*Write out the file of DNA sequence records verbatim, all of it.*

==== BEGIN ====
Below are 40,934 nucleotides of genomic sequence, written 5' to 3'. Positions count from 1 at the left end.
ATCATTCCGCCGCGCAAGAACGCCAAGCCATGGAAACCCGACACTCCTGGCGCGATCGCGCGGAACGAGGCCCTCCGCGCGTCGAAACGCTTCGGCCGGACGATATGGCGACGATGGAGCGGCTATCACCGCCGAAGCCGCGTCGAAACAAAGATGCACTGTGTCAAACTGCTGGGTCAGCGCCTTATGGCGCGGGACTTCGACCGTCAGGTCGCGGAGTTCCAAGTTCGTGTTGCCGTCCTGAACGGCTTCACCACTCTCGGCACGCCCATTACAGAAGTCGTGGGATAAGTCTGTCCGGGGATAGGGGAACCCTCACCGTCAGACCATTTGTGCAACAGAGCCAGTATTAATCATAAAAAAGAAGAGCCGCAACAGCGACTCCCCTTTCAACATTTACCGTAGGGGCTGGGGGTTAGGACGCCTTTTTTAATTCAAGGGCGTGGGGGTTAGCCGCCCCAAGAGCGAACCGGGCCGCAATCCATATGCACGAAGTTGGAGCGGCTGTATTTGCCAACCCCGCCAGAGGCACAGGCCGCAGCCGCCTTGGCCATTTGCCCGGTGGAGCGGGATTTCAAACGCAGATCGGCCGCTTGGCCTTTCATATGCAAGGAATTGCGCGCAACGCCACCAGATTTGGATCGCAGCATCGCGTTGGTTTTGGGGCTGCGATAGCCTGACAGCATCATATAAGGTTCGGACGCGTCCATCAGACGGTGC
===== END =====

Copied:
Below are 40,934 nucleotides of genomic sequence, written 5' to 3'. Positions count from 1 at the left end.
ATCATTCCGCCGCGCAAGAACGCCAAGCCATGGAAACCCGACACTCCTGGCGCGATCGCGCGGAACGAGGCCCTCCGCGCGTCGAAACGCTTCGGCCGGACGATATGGCGACGATGGAGCGGCTATCACCGCCGAAGCCGCGTCGAAACAAAGATGCACTGTGTCAAACTGCTGGGTCAGCGCCTTATGGCGCGGGACTTCGACCGTCAGGTCGCGGAGTTCCAAGTTCGTGTTGCCGTCCTGAACGGCTTCACCACTCTCGGCACGCCCATTACAGAAGTCGTGGGATAAGTCTGTCCGGGGATAGGGGAACCCTCACCGTCAGACCATTTGTGCAACAGAGCCAGTATTAATCATAAAAAAGAAGAGCCGCAACAGCGACTCCCCTTTCAACATTTACCGTAGGGGCTGGGGGTTAGGACGCCTTTTTTAATTCAAGGGCGTGGGGGTTAGCCGCCCCAAGAGCGAACCGGGCCGCAATCCATATGCACGAAGTTGGAGCGGCTGTATTTGCCAACCCCGCCAGAGGCACAGGCCGCAGCCGCCTTGGCCATTTGCCCGGTGGAGCGGGATTTCAAACGCAGATCGGCCGCTTGGCCTTTCATATGCAAGGAATTGCGCGCAACGCCACCAGATTTGGATCGCAGCATCGCGTTGGTTTTGGGGCTGCGATAGCCTGACAGCATCATATAAGGTTCGGACGCGTCCATCAGACGGTGC